This past Saturday, Feb. 19, vintage-loving District dwellers found themselves celebrating the coming of the new Butler + Claypool design and art collective meant to mobilize DC creatives and celebrate a mutual love for vintage treasure hunting. The brainchild of The Washington Post’s editorial style maven Holly Thomas, Rachel Cothran of Project Beltway, Betsy Lowther of Fashion is Spinach, Kristin Guitier of the Corcoran Art Gallery, Krista Haywood and US Royalty’s Paul Thornley, Butler + Claypool’s opening preview party launched the first of what appears to be a promising new concept for community building in DC outside of the regular no-face art galleries and political hobnobbing that has left a void for local creatives in desperate need of regular showcase opportunities backed by supportive peers.
Temporary pop-up galleries have become a growing trend for the first time in DC with the popular Sofar Sounds music event series and the garmentDISTRICT’s first “Light It Up”” week featuring local designers for sale such as beloved local Nigerian-American L~Shandi who brings a colorful international style to her classically cut designs in rare patterns of African lace.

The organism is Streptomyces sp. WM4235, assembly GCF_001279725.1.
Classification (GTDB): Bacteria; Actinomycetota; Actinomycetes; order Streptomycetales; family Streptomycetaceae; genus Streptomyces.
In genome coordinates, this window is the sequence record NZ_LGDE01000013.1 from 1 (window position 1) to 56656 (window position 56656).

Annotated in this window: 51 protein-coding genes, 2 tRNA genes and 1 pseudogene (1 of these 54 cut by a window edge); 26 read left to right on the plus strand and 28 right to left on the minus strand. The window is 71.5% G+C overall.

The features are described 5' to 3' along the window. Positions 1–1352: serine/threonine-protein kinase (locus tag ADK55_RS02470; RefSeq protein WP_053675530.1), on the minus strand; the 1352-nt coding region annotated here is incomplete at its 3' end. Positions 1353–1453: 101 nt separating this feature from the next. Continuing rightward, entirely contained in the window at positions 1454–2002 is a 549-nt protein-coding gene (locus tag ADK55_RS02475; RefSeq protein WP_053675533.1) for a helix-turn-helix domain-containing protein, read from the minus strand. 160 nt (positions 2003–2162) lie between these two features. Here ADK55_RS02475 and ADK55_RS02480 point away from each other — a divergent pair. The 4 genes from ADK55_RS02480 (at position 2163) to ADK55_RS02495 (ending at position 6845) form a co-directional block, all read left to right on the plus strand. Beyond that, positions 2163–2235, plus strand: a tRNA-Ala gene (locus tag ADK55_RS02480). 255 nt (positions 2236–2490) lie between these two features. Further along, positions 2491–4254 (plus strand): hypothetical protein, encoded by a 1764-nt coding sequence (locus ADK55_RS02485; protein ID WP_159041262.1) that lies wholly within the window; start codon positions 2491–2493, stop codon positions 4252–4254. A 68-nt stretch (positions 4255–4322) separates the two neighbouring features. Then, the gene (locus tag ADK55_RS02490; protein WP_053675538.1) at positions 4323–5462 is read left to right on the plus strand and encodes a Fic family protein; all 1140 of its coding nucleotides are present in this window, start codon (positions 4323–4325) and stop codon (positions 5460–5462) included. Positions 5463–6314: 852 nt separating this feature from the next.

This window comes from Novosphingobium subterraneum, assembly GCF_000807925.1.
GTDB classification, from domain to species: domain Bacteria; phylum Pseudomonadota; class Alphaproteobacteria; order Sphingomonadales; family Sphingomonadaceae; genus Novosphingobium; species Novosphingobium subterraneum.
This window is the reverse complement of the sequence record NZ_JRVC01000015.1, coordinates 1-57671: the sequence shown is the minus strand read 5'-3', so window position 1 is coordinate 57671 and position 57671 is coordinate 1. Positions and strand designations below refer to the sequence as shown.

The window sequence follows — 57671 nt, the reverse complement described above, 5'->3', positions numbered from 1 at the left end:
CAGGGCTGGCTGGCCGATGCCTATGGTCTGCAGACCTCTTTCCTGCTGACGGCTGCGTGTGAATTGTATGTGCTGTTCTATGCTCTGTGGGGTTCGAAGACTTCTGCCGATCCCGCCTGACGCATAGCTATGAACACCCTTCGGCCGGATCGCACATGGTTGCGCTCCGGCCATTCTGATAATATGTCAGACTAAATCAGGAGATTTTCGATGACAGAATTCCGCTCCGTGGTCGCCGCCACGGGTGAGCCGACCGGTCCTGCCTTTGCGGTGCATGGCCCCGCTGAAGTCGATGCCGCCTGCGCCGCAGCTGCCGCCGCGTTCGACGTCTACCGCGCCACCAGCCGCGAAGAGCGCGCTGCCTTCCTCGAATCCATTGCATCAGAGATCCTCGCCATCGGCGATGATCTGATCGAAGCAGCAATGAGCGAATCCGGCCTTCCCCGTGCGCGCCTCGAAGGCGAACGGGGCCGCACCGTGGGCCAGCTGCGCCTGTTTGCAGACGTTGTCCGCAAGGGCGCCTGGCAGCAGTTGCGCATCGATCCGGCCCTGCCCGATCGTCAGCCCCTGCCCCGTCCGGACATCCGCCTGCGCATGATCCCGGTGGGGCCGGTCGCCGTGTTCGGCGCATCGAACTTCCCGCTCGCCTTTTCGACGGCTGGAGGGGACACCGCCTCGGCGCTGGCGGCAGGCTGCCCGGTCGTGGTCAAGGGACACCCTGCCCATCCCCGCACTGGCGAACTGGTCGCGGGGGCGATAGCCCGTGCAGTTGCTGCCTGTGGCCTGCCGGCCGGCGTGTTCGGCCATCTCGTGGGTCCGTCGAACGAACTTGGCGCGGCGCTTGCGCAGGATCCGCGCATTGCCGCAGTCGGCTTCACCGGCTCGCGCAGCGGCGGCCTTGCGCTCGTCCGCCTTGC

Fittingly held at the American Ice Co. bar, one of many new venues adding a serious shot of gritty character to former no man’s land neighborhoods of Washington, guests at the Butler + Claypool launch party sipped on signature hot toddies served by members of the US Royals who kept the drinks flowing while sharing plans for their upcoming US tour.
The afternoon pop-up shop showcased a finely curated selection of men’s and women’s vintage clothing and accessories featuring everything from sequined leotards to Jackie O style day dresses as well as Holly Thomas’ necklace designs that, understandably, sold out within the first few hours of the event.
When asked what prompted the new venture and how her vision for the future of the collective will be shaped, Lowther replied, “We wanted to create an atmosphere for shopping, showcasing and socializing. If we had opened a store it would have lacked the opportunity for individuals to gather and talk. Here we can bring people together over a love for design and vintage clothing.”
The trend is being welcomed by urban warriors as both an outlet for local budding talent as well as a signature way to score one-of-a-kind fashion while strengthening DC’s creative community that has too long lacked a collective voice.